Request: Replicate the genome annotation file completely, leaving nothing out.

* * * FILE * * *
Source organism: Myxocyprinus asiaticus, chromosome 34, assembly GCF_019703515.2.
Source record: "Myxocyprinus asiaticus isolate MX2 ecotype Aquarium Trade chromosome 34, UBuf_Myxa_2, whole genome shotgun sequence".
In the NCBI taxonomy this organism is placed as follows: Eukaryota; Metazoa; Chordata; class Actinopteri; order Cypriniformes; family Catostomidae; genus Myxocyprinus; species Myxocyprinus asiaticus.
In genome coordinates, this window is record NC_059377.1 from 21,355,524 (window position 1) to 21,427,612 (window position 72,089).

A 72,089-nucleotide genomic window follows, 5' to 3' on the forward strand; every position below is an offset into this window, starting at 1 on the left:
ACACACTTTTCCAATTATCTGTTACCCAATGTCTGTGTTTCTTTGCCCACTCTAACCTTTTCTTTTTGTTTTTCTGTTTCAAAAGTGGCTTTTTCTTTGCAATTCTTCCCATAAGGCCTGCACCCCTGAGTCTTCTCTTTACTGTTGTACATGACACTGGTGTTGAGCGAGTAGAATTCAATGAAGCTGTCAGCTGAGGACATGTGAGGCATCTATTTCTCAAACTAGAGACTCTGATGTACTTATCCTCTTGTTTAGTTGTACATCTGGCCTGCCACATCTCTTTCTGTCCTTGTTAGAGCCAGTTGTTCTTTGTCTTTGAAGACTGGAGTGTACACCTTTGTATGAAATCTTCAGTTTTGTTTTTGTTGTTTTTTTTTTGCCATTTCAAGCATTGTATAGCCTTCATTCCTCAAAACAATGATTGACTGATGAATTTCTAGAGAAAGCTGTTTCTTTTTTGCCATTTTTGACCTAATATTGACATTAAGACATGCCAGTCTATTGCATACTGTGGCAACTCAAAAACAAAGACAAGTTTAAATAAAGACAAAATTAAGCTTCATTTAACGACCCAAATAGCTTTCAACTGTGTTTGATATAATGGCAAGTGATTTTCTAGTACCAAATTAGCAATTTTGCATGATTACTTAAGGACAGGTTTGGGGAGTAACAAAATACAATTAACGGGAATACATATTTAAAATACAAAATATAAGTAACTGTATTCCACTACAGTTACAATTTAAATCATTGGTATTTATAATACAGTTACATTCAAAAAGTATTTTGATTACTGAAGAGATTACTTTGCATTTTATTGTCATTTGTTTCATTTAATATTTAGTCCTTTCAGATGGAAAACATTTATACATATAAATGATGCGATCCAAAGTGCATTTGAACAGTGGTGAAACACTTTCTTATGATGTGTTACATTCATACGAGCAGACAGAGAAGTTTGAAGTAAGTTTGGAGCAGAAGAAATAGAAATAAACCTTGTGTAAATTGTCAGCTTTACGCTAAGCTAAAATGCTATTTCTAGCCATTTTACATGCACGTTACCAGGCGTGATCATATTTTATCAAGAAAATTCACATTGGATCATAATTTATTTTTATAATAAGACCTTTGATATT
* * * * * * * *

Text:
Source organism: Myxocyprinus asiaticus, chromosome 34, assembly GCF_019703515.2.
Source record: "Myxocyprinus asiaticus isolate MX2 ecotype Aquarium Trade chromosome 34, UBuf_Myxa_2, whole genome shotgun sequence".
In the NCBI taxonomy this organism is placed as follows: Eukaryota; Metazoa; Chordata; class Actinopteri; order Cypriniformes; family Catostomidae; genus Myxocyprinus; species Myxocyprinus asiaticus.
In genome coordinates, this window is record NC_059377.1 from 21,355,524 (window position 1) to 21,427,612 (window position 72,089).

A 72,089-nucleotide genomic window follows, 5' to 3' on the forward strand; every position below is an offset into this window, starting at 1 on the left:
ACACACTTTTCCAATTATCTGTTACCCAATGTCTGTGTTTCTTTGCCCACTCTAACCTTTTCTTTTTGTTTTTCTGTTTCAAAAGTGGCTTTTTCTTTGCAATTCTTCCCATAAGGCCTGCACCCCTGAGTCTTCTCTTTACTGTTGTACATGACACTGGTGTTGAGCGAGTAGAATTCAATGAAGCTGTCAGCTGAGGACATGTGAGGCATCTATTTCTCAAACTAGAGACTCTGATGTACTTATCCTCTTGTTTAGTTGTACATCTGGCCTGCCACATCTCTTTCTGTCCTTGTTAGAGCCAGTTGTTCTTTGTCTTTGAAGACTGGAGTGTACACCTTTGTATGAAATCTTCAGTTTTGTTTTTGTTGTTTTTTTTTTGCCATTTCAAGCATTGTATAGCCTTCATTCCTCAAAACAATGATTGACTGATGAATTTCTAGAGAAAGCTGTTTCTTTTTTGCCATTTTTGACCTAATATTGACATTAAGACATGCCAGTCTATTGCATACTGTGGCAACTCAAAAACAAAGACAAGTTTAAATAAAGACAAAATTAAGCTTCATTTAACGACCCAAATAGCTTTCAACTGTGTTTGATATAATGGCAAGTGATTTTCTAGTACCAAATTAGCAATTTTGCATGATTACTTAAGGACAGGTTTGGGGAGTAACAAAATACAATTAACGGGAATACATATTTAAAATACAAAATATAAGTAACTGTATTCCACTACAGTTACAATTTAAATCATTGGTATTTATAATACAGTTACATTCAAAAAGTATTTTGATTACTGAAGAGATTACTTTGCATTTTATTGTCATTTGTTTCATTTAATATTTAGTCCTTTCAGATGGAAAACATTTATACATATAAATGATGCGATCCAAAGTGCATTTGAACAGTGGTGAAACACTTTCTTATGATGTGTTACATTCATACGAGCAGACAGAGAAGTTTGAAGTAAGTTTGGAGCAGAAGAAATAGAAATAAACCTTGTGTAAATTGTCAGCTTTACGCTAAGCTAAAATGCTATTTCTAGCCATTTTACATGCACGTTACCAGGCGTGATCATATTTTATCAAGAAAATTCACATTGGATCATAATTTATTTTTATAATAAGACCTTTGATATT